Product planning is the set of methods and processes a business uses to plan the development of a new product. It centers around the internal processes that are required for a product to be developed. It does not include marketing and deployment, as these are external aspects of product development. These external processes fall under "go-to-market" planning.
For product-oriented companies (as opposed to service-oriented companies), product planning is one of the most essential practices that businesses will engage in. The efficiency and effectiveness of your product planning are pivotal to how quickly you can develop a product, the level of quality that the product possesses, and to what degree it resonates with audiences.
One of the most dominant and successful product planning strategies of the last fifty years. It was developed as a way to organize software development, a category of product that is uniquely iterative, flexible, and ongoing.
Agile product planning focuses on organizing a product development timeline as a project. A vision is created, broken down into goals and milestones, divided into tasks, and then assigned. This creates a hierarchy of priorities (the vision being at the top and individual tasks being at the bottom) and allows for a high degree of flexibility — hence the name "agile".
Modern agile product planning strategies are made even more flexible due to check-ins. Check-ins happen periodically, at least as often as each goal/milestone is reached and sometimes even more often. This gives the team space to correct mistakes, implement new ideas and scrap old ones, and adapt the vision and practical development to one another.
The first step is ideation. This is where the idea for the product will be developed. There is usually a seed of an idea for what the product should look like and accomplish.
However, these initial ideas and concepts are usually pretty rough. They fail to consider factors like how will this product look in the home, feel in the hand, work for users with accessibility needs, cost the customer, etc. During the ideation phase, you'll want to address all of these concerns and more, even if you don't necessarily come to a final solution on any of them.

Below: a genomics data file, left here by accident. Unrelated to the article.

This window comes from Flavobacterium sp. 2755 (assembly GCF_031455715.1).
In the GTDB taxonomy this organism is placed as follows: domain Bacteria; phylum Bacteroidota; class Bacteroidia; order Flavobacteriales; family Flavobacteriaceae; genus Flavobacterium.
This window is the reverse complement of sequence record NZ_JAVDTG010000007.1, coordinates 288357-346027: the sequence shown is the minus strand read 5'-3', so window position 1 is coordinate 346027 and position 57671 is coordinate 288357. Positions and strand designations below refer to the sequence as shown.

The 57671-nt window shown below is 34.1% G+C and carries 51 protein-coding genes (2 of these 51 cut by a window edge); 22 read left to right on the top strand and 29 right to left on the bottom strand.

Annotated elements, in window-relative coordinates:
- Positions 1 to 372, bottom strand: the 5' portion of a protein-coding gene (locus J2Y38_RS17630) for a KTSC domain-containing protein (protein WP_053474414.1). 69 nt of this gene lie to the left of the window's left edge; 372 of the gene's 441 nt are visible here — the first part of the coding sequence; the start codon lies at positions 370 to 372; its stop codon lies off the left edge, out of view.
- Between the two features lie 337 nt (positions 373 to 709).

Once you have a more concrete idea of what your product will look like and the factors that need to be considered during its development, you're ready to move to step two: market research.
Market research is the first step in the product planning process where you'll put your ideas to the test. How correct were your assumptions in the ideation phase? How can they be improved upon, and which should be scrapped altogether?
In the third stage of product planning, you'll want to come up with a methodology for testing your product. You don't need to be worried about testing your product right now, as it hasn't begun development yet. Rather, you're making tests in anticipation of when that product will exist.
For instance, if you are developing a hand tool, you might devise a test that involves your non-dominant hand. This can help you spot ergonomic issues in your design. If you're building a software product, then having an elderly person test it can be a useful way to see how intuitive your software is. This step of your product planning is where you'll imagine how these tests will work and what information they'll provide you with.
The fourth stage deals with your product after its launch. Again, you are not planning how your product will launch — that's reserved for go-to-market planning.
Instead, product maturity focuses on the continued period of development after a product launch. Inevitably, there will be issues and improvements to your product that only become apparent once it's in the hands of hundreds or thousands of individuals.
That brings us to the fifth and final step of product planning, and that's planning for the length of your product's life cycle.
Products do not exist in a vacuum, and they don't stop existing after they launch. Even as new features are added and problems resolved, you'll still have a product out in the world that people are purchasing and using. You also have a marketplace that will start coming up with ways to compete with your product. How will you stay competitive? What customer support systems will you have in place? What will your maintenance look like?
Product planning is the process of outlining your product development. You aren't conducting product development at this stage, but rather preparing for the beginning, middle, and ending stages of your product development cycle.
Product development, on the other hand, is where you'll be engaging in the development of your product. This might involve coding, designing, manufacturing, and/or product testing.
A comprehensive look at what product management is and how to distinguish what good product management looks like.